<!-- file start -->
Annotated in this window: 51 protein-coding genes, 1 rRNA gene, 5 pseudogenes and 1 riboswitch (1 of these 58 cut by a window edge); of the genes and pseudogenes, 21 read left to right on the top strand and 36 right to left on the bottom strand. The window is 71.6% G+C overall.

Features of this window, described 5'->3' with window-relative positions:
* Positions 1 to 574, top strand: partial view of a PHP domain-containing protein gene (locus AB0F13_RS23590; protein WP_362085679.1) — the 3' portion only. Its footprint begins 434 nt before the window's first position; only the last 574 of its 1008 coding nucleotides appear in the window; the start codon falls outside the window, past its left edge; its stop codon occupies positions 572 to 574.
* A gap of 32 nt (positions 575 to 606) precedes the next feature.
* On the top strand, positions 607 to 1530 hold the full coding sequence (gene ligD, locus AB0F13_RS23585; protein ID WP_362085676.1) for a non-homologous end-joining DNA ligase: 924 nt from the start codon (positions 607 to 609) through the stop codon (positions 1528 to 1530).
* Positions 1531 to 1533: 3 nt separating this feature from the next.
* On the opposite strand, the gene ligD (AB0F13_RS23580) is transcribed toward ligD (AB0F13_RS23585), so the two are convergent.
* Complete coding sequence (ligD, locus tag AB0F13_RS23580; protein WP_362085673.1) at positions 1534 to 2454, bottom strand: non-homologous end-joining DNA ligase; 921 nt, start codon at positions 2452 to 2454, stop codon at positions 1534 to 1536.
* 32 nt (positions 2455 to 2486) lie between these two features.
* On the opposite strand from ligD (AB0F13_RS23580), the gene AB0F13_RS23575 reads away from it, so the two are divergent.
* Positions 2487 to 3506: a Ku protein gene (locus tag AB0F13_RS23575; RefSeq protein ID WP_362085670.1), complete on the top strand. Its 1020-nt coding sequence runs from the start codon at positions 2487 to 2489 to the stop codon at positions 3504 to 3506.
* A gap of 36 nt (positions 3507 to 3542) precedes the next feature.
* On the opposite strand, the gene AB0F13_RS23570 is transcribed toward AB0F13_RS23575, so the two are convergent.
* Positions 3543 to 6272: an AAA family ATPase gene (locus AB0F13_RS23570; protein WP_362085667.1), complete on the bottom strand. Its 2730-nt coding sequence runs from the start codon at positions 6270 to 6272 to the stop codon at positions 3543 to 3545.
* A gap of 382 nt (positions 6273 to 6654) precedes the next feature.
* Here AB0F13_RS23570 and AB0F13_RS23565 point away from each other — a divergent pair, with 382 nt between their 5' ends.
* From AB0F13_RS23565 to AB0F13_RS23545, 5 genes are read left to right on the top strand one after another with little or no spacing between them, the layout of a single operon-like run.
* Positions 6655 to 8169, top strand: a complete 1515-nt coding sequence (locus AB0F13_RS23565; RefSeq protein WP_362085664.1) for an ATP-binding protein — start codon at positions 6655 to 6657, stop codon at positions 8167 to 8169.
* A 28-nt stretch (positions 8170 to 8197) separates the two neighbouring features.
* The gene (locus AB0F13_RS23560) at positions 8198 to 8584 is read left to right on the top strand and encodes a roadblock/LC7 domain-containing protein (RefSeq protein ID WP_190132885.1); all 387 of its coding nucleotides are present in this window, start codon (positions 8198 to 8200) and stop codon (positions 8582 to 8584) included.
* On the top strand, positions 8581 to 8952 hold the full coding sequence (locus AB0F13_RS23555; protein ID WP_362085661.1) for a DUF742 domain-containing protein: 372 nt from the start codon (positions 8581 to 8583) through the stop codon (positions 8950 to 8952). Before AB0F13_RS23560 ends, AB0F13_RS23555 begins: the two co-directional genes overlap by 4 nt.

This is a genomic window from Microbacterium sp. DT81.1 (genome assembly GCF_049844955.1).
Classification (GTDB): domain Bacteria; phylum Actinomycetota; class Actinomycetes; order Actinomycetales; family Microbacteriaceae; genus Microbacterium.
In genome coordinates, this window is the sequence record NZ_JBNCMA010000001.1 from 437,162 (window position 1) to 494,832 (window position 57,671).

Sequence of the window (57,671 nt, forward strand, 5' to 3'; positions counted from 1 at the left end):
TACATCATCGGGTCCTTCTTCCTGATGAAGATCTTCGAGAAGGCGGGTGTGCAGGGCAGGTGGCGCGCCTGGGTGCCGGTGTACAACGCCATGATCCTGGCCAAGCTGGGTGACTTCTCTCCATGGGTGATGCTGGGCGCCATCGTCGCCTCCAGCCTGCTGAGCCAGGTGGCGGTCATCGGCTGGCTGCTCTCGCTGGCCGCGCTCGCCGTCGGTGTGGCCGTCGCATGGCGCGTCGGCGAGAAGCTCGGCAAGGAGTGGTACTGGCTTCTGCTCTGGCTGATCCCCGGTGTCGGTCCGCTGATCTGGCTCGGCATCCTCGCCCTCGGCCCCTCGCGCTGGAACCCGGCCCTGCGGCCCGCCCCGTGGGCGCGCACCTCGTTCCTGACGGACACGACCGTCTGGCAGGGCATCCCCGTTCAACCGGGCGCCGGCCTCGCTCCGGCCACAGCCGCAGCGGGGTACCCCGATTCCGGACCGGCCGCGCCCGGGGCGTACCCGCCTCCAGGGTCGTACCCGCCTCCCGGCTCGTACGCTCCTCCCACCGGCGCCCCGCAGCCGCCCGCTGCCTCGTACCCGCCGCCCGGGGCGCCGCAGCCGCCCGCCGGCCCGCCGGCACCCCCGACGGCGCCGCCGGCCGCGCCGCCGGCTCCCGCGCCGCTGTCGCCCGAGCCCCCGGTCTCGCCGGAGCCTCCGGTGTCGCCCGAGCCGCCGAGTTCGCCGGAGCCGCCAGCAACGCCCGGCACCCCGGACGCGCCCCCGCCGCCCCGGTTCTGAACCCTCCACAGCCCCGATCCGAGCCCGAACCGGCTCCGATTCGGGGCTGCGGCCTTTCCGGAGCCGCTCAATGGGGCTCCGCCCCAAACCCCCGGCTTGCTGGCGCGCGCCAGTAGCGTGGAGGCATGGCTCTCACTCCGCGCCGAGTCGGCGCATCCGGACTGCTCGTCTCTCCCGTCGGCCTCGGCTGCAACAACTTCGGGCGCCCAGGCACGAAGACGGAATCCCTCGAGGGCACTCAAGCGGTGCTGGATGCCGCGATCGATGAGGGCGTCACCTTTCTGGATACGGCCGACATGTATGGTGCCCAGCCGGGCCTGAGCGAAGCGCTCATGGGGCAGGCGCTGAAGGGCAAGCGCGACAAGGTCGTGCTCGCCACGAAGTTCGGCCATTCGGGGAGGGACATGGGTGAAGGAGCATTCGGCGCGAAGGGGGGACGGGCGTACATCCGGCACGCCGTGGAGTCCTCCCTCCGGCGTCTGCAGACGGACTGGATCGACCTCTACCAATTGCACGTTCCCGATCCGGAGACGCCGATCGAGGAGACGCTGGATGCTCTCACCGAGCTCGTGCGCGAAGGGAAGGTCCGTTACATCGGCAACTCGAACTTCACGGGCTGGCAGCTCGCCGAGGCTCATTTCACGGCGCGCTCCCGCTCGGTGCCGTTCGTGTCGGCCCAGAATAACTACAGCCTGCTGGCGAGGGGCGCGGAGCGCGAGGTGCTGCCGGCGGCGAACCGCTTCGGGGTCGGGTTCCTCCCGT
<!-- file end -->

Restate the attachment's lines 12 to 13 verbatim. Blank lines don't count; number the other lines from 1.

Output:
* A gap of 36 nt (positions 3507 to 3542) precedes the next feature.
* On the opposite strand, the gene AB0F13_RS23570 is transcribed toward AB0F13_RS23575, so the two are convergent.